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Times Square – 42nd Street
NYCS-bull-trans-1.svg NYCS-bull-trans-2.svg NYCS-bull-trans-3.svg NYCS-bull-trans-7.svg NYCS-bull-trans-7d.svg NYCS-bull-trans-N.svg NYCS-bull-trans-Q.svg NYCS-bull-trans-R.svg NYCS-bull-trans-S.svg NYCS-bull-trans-W.svg
New York City Subway rapid transit station complex
NYC Subway Times Square.jpg
Station statistics
Address area of West 42nd Street, Broadway & 7th Avenue
New York, NY 10036
Borough Manhattan
Locale Times Square, Midtown Manhattan
Coordinates 40°45′22″N 73°59′13″W / 40.756°N 73.987°W / 40.756; -73.987Coordinates: 40°45′22″N 73°59′13″W / 40.756°N 73.987°W / 40.756; -73.987
Division A (IRT), B (BMT)
Line BMT Broadway Line
IRT 42nd Street Shuttle
IRT Broadway – Seventh Avenue Line
IRT Flushing Line
Services       1 all times (all times)
      2 all times (all times)
      3 all times (all times)
      7 all times (all times) <7>weekdays until 10:00 p.m., peak direction(weekdays until 10:00 p.m., peak direction)
      N all times (all times)
      Q all times (all times)
      R all except late nights (all except late nights)
      S all except late nights (all except late nights)
      W weekdays until 9:30 p.m. (weekdays until 9:30 p.m.)
System transfers A all times C all except late nights E all times at 42nd Street – Port Authority Bus Terminal (IND Eighth Avenue Line)
Connection
Levels 4
Other information
Accessible Handicapped/disabled access (all except 42nd Street Shuttle; passageway to 42nd Street – Port Authority Bus Terminal is not accessible)
Traffic
Passengers (2008) 60.881 million[1][2] (along with 42nd Street – Port Authority Bus Terminal) 4.06%
Rank 1 out of 422

Times Square – 42nd Street is the busiest station complex of the New York City Subway, joining four lines (three trunk lines plus the 42nd Street Shuttle), with a free transfer via a passageway to a fifth (42nd Street – Port Authority Bus Terminal on the IND Eighth Avenue Line (A C E). It lies under Times Square, at the intersection of 42nd Street, 7th Avenue and Broadway. The entire complex served 60,880,668 passengers in 2008.[1]

Contents


IRT 42nd Street Shuttle platforms

Times Square
NYCS-bull-trans-S.svg
New York City Subway rapid transit station
Shuttle Platform.jpg
Station statistics
Division A (IRT)
Line IRT 42nd Street Shuttle
Services       S all except late nights (all except late nights)
Structure Underground
Platforms Side platforms, island platform (all connected at north end)
Tracks 3
Other information
Opened October 27, 1904[3]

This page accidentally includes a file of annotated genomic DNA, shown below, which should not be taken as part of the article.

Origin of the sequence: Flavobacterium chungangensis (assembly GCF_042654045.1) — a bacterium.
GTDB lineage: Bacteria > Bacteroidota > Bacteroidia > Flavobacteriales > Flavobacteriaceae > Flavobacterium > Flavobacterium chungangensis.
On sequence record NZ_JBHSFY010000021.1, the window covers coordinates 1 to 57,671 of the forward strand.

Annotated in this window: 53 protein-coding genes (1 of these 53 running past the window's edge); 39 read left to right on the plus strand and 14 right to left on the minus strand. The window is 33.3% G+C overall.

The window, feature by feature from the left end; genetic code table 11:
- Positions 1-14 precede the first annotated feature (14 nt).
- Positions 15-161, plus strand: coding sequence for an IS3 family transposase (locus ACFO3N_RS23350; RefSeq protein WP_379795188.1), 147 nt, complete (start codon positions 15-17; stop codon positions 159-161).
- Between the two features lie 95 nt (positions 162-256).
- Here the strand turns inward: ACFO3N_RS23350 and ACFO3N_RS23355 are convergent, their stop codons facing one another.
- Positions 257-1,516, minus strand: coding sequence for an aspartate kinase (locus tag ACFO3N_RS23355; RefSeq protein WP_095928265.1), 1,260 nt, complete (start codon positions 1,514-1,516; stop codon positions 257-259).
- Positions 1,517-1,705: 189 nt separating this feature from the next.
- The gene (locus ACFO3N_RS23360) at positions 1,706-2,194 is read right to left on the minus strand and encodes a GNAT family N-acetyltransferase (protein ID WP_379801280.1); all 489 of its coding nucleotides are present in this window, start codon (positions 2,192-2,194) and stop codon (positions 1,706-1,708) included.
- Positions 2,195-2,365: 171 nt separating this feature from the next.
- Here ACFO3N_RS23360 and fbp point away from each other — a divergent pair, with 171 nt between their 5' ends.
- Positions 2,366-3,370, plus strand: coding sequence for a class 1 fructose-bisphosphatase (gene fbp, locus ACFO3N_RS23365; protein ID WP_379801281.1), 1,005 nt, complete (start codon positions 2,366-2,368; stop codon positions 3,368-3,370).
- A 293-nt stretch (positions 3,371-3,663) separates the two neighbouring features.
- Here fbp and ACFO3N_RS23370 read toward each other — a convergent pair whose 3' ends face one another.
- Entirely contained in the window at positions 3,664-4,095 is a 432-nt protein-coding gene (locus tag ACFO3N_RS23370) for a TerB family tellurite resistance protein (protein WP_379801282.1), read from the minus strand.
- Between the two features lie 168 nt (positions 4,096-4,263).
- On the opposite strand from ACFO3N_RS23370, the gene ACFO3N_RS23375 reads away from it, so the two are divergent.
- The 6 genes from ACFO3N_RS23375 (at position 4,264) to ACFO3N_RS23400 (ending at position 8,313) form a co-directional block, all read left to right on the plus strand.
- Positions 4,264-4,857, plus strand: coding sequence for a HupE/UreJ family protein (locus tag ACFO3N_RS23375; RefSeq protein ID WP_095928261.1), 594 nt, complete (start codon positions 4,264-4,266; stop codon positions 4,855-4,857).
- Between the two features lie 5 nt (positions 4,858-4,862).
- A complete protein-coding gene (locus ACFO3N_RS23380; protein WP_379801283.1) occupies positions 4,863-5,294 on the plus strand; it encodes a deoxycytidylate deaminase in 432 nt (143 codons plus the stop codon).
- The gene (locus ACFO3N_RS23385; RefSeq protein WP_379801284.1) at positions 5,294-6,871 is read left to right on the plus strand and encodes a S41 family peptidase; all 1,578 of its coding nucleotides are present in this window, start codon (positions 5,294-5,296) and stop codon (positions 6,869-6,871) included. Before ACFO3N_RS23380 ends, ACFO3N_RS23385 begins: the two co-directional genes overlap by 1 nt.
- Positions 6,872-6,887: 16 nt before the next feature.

Station succession
Next north Tracks 1 and 3: (Terminal)
Track 4: 50th Street (no regular service)
Next south Grand Central: S all except late nights

Times Square was originally a local station called "42nd Street" on New York City's first subway in 1904. Since 1918 three shuttle tracks have served it; the southbound express track was removed and replaced by a temporary wooden platform for access to the original northbound express track. There is no track connection between the northbound local and the other two tracks anywhere along the shuttle. Platforms are located on both sides (at the old local platforms) and where the southbound express track was; all three platforms connect on the north (compass west) side. This walkway crosses the northbound local track on a bridge that can be lifted for the only access to that track, via a merge into the northbound IRT Broadway – Seventh Avenue Line local track along the original subway alignment (north of the current Broadway – Seventh Avenue Line station). This track merge is only used for overnight swaps and special railfan excursion trains. The other three tracks used to curve parallel to this one.

Because of the curvature on the platforms, gap fillers are used to bridge the gap between train and platform. An underpass which used to connect the original side platforms lies between the downtown local track and the two express and the uptown local tracks of the BMT Broadway Line, which runs perpendicular to the shuttle.

IRT Flushing Line platform

Times Square
NYCS-bull-trans-7.svg NYCS-bull-trans-7d.svg
New York City Subway rapid transit station
R62A's at Times Square.jpg
Station statistics
Division A (IRT)
Line IRT Flushing Line
Services       7 all times (all times) <7>weekdays until 10:00 p.m., peak direction(weekdays until 10:00 p.m., peak direction)
Structure Underground
Platforms 1 island platform
Tracks 2
Other information
Opened April 21, 1917
Accessible Handicapped/disabled access (Transfer accessible to IRT Broadway – 7th Avenue Line and BMT Broadway Line platforms only)
Station succession
Next north Fifth Avenue – Bryant Park: 7 all times <7>weekdays until 10:00 p.m., peak direction
Next south (Terminal): 7 all times <7>weekdays until 10:00 p.m., peak direction
34th Street: (future)


Next Handicapped/disabled access north Grand Central: 7 all times <7>weekdays until 10:00 p.m., peak direction
Next Handicapped/disabled access south (none)

Times Square is the terminal for all 7 service. It has one island platform between the two tracks located deep below West 41st Street. Stairs, escalators and an elevator along the platform lead to various mezzanines. There are "TS" tile mosaics along the station walls. An office is located at the north (compass east) end of the platform. An elevator was recently installed and connects with the Downtown IRT 7th Avenue platform and then the mezzanine.